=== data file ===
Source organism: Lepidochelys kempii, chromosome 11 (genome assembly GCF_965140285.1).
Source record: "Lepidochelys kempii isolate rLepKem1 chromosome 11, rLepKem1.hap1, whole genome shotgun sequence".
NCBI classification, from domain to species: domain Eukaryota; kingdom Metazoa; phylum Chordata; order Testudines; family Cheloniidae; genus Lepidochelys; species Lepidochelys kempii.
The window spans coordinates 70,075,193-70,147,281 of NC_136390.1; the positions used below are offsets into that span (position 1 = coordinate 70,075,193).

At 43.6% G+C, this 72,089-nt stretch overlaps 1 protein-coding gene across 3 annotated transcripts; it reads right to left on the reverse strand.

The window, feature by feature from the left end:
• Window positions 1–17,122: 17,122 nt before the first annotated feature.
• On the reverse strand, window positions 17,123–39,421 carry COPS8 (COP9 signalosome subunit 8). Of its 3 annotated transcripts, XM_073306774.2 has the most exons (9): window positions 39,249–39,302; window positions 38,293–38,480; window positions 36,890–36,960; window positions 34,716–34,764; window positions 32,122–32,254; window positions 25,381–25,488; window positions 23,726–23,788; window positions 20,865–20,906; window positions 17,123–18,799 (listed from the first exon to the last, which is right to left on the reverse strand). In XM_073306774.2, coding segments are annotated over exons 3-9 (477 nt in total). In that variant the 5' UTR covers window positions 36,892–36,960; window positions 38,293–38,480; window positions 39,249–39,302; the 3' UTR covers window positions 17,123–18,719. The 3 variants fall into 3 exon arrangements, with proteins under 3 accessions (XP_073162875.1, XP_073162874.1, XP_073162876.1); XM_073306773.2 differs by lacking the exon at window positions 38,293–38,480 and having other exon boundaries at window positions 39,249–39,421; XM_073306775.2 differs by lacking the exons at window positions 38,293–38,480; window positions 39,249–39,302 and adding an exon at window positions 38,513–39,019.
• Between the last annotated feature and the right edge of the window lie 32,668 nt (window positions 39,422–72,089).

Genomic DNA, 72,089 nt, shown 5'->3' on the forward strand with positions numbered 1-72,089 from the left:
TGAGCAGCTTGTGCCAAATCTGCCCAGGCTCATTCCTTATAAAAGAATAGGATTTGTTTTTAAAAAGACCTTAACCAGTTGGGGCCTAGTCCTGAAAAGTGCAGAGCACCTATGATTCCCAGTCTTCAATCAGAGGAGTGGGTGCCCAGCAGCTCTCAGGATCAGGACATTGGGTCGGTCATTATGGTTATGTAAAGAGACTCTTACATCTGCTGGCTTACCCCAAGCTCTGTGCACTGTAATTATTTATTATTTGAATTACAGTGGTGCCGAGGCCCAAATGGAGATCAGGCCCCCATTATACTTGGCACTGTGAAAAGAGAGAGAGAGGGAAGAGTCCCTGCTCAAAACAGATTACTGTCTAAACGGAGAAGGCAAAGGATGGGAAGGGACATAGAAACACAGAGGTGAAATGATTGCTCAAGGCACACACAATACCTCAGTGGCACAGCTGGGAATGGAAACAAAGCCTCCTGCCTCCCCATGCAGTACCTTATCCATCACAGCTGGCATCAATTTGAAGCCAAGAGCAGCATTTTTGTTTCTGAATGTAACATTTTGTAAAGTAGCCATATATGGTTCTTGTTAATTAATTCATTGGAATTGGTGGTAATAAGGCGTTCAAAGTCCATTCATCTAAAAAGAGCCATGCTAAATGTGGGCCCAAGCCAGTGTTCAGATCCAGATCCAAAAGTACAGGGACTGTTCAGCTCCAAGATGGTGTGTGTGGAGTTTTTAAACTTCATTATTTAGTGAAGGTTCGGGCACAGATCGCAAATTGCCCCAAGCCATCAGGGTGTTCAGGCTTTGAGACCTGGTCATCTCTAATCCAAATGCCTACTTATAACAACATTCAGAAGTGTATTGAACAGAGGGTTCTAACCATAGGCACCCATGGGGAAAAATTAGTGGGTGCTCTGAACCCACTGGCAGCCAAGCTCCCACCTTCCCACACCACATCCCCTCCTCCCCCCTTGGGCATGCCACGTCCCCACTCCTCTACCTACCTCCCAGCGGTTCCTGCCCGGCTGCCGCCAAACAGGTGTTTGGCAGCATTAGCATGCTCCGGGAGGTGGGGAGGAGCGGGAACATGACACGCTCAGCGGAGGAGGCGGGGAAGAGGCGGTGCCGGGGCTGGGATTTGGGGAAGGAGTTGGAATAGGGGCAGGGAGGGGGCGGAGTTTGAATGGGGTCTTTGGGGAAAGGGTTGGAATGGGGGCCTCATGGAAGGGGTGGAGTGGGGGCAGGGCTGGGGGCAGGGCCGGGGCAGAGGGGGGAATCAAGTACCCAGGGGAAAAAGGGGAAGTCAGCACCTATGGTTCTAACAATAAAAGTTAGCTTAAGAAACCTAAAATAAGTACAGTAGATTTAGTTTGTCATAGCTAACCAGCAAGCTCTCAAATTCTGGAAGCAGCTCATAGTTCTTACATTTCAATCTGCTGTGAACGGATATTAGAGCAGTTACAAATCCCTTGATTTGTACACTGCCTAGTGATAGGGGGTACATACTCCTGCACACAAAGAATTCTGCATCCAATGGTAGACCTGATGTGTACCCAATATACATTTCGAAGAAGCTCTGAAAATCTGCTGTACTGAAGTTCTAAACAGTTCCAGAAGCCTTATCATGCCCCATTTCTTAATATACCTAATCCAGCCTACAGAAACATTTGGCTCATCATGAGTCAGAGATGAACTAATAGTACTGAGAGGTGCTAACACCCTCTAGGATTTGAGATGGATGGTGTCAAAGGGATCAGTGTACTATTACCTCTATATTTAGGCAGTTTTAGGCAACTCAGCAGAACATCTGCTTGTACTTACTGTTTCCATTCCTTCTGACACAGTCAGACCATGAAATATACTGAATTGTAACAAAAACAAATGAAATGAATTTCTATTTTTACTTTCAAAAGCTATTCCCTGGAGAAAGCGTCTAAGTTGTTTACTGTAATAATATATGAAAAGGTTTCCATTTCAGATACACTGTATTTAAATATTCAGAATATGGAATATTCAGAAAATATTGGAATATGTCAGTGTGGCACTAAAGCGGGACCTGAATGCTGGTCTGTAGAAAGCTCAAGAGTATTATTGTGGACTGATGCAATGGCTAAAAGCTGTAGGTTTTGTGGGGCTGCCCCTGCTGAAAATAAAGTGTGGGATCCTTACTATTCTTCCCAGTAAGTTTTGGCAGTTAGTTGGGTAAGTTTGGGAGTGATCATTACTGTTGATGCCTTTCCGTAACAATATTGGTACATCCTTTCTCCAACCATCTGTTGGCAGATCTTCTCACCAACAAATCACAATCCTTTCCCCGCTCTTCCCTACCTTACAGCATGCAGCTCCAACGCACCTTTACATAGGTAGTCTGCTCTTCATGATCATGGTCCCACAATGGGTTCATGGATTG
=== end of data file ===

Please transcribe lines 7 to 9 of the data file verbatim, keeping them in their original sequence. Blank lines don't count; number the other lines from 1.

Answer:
• Window positions 1–17,122: 17,122 nt before the first annotated feature.
• On the reverse strand, window positions 17,123–39,421 carry COPS8 (COP9 signalosome subunit 8). Of its 3 annotated transcripts, XM_073306774.2 has the most exons (9): window positions 39,249–39,302; window positions 38,293–38,480; window positions 36,890–36,960; window positions 34,716–34,764; window positions 32,122–32,254; window positions 25,381–25,488; window positions 23,726–23,788; window positions 20,865–20,906; window positions 17,123–18,799 (listed from the first exon to the last, which is right to left on the reverse strand). In XM_073306774.2, coding segments are annotated over exons 3-9 (477 nt in total). In that variant the 5' UTR covers window positions 36,892–36,960; window positions 38,293–38,480; window positions 39,249–39,302; the 3' UTR covers window positions 17,123–18,719. The 3 variants fall into 3 exon arrangements, with proteins under 3 accessions (XP_073162875.1, XP_073162874.1, XP_073162876.1); XM_073306773.2 differs by lacking the exon at window positions 38,293–38,480 and having other exon boundaries at window positions 39,249–39,421; XM_073306775.2 differs by lacking the exons at window positions 38,293–38,480; window positions 39,249–39,302 and adding an exon at window positions 38,513–39,019.
• Between the last annotated feature and the right edge of the window lie 32,668 nt (window positions 39,422–72,089).